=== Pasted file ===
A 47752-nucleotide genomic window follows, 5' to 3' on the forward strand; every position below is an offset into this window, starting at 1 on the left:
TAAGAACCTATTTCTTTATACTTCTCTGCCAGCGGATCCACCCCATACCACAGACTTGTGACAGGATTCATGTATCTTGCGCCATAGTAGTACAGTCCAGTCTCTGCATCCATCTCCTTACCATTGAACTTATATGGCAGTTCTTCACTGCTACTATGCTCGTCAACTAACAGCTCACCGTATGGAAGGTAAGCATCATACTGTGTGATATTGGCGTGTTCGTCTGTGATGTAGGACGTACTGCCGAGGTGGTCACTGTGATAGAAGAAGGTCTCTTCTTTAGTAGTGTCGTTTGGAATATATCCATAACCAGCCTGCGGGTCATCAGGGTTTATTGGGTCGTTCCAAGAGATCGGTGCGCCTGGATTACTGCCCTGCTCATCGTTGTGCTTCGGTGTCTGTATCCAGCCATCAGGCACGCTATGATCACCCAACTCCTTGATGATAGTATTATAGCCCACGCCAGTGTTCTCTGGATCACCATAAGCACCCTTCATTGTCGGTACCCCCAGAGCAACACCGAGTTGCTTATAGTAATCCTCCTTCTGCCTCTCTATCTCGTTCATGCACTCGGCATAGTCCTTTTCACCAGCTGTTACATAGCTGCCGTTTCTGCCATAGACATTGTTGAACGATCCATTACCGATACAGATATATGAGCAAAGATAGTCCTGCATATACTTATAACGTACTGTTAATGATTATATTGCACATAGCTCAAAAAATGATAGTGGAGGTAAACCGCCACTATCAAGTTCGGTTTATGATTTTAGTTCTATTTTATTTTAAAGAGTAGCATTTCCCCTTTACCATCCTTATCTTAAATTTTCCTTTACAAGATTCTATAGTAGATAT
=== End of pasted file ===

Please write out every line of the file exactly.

A 47752-nucleotide genomic window follows, 5' to 3' on the forward strand; every position below is an offset into this window, starting at 1 on the left:
TAAGAACCTATTTCTTTATACTTCTCTGCCAGCGGATCCACCCCATACCACAGACTTGTGACAGGATTCATGTATCTTGCGCCATAGTAGTACAGTCCAGTCTCTGCATCCATCTCCTTACCATTGAACTTATATGGCAGTTCTTCACTGCTACTATGCTCGTCAACTAACAGCTCACCGTATGGAAGGTAAGCATCATACTGTGTGATATTGGCGTGTTCGTCTGTGATGTAGGACGTACTGCCGAGGTGGTCACTGTGATAGAAGAAGGTCTCTTCTTTAGTAGTGTCGTTTGGAATATATCCATAACCAGCCTGCGGGTCATCAGGGTTTATTGGGTCGTTCCAAGAGATCGGTGCGCCTGGATTACTGCCCTGCTCATCGTTGTGCTTCGGTGTCTGTATCCAGCCATCAGGCACGCTATGATCACCCAACTCCTTGATGATAGTATTATAGCCCACGCCAGTGTTCTCTGGATCACCATAAGCACCCTTCATTGTCGGTACCCCCAGAGCAACACCGAGTTGCTTATAGTAATCCTCCTTCTGCCTCTCTATCTCGTTCATGCACTCGGCATAGTCCTTTTCACCAGCTGTTACATAGCTGCCGTTTCTGCCATAGACATTGTTGAACGATCCATTACCGATACAGATATATGAGCAAAGATAGTCCTGCATATACTTATAACGTACTGTTAATGATTATATTGCACATAGCTCAAAAAATGATAGTGGAGGTAAACCGCCACTATCAAGTTCGGTTTATGATTTTAGTTCTATTTTATTTTAAAGAGTAGCATTTCCCCTTTACCATCCTTATCTTAAATTTTCCTTTACAAGATTCTATAGTAGATAT